Brown v. Board of Education
On May 17, 1954, the Supreme Court unanimously announced an end to public segregation in schools in the famous Brown v. Board of Education of Topeka case.
Linda Brown was an African-American third-grader whose father, Oliver Brown, had sued the school system in Topeka, Kan., alleging that the school his daughter went to, which had only African-American students, was equal to the school that only white Americans went to. Further, Brown alleged, the school system was discriminating against African-American students in violation of the 14th Amendment, which granted all Americans the right to equal protection and, by extension, the right to an equal education.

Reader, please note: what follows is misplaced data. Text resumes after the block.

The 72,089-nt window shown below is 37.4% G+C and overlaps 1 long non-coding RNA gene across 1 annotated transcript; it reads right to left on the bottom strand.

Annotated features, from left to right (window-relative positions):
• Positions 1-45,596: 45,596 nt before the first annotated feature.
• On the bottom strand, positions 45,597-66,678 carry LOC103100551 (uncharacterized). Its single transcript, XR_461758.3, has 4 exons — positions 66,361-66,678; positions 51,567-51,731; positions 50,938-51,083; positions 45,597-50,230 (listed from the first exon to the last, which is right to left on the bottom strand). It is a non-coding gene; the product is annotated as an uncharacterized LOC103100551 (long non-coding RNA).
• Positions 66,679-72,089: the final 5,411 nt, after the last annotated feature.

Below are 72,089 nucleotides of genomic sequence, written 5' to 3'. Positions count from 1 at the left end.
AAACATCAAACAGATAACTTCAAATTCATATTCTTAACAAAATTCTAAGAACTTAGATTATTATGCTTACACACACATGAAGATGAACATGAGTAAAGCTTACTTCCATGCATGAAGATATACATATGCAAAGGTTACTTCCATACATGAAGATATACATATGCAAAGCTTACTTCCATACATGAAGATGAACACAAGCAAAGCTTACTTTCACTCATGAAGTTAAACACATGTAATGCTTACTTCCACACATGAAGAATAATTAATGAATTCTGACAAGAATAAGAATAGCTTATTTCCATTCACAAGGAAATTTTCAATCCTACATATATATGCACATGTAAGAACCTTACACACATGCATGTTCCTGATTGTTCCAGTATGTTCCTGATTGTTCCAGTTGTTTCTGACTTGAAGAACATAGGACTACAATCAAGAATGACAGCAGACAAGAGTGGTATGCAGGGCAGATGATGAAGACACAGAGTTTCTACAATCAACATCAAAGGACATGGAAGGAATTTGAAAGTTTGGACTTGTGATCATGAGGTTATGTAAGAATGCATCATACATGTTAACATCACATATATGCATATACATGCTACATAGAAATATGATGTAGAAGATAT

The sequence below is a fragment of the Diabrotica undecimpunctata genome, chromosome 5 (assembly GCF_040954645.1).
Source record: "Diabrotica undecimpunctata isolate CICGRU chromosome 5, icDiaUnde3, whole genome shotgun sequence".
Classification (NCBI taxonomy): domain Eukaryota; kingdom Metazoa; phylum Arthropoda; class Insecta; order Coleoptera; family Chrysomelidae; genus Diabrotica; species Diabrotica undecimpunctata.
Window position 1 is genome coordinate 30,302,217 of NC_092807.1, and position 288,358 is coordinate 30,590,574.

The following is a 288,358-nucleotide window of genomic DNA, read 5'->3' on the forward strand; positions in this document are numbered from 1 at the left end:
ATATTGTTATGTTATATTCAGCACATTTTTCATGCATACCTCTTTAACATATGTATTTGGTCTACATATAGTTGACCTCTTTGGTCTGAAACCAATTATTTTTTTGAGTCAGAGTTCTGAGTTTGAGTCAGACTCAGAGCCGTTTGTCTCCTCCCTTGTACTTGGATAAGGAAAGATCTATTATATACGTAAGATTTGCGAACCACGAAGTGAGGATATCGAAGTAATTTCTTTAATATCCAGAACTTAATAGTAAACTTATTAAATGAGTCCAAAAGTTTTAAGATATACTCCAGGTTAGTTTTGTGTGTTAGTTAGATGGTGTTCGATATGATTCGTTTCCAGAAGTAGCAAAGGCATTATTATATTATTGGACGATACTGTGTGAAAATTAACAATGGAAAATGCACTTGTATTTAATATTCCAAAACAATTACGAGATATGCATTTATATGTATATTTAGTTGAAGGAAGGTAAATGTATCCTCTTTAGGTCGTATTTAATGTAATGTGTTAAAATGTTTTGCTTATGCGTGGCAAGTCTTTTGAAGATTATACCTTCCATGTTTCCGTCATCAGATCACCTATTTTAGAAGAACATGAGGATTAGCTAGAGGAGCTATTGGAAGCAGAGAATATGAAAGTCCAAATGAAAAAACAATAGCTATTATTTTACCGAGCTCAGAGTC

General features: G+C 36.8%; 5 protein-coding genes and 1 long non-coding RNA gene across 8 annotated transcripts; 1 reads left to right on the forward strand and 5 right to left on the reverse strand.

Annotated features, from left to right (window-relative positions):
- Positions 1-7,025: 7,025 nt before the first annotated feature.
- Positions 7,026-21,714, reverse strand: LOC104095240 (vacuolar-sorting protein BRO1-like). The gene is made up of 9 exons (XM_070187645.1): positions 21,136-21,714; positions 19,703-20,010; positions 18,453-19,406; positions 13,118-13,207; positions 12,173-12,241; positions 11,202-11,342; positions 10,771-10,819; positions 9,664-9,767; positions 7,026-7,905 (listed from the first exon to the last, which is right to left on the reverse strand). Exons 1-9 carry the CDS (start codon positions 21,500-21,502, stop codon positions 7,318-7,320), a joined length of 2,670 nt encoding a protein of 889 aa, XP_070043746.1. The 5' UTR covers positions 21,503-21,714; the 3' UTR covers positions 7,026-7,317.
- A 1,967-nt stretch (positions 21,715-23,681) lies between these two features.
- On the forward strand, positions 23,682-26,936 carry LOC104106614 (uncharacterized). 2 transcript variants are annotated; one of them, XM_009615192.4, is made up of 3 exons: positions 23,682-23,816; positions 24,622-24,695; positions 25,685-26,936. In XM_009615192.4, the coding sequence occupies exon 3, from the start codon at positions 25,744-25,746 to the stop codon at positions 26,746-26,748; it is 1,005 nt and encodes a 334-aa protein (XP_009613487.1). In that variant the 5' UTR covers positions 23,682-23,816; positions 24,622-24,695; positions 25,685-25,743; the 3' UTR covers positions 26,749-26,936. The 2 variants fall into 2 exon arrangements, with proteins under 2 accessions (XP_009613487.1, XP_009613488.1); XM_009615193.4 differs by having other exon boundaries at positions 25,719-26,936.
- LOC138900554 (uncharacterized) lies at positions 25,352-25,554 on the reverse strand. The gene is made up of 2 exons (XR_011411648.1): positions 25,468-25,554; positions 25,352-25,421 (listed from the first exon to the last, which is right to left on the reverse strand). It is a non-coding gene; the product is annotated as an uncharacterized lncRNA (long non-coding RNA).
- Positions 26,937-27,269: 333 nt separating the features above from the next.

Arguing the case before the Court were, for the plaintiffs, Thurgood Marshall, general counsel of the Legal Defense Fund, and for the defense, John W. Davis, a former solicitor general.
Direct precedent in the case pointed to an 1898 case, Plessy v. Ferguson, which had upheld segregation in public railway cars. But in an opinion of historic magnitude, the Court struck down Plessy, saying "we cannot turn the clock back to 1868 when the Amendment adoped, or even to 1896 when Plessy v. Ferguson was written." In other words, the Court was applying the 14th Amendment to the realm of public education as it stood in the present day. Thus, "Separate educational facilities are inherently unequal" and "such segregation is a denial of the equal protection of the laws."
Desegregation in schools happened slowly and with further verification from the Supreme Court and from lower courts, but it did happen.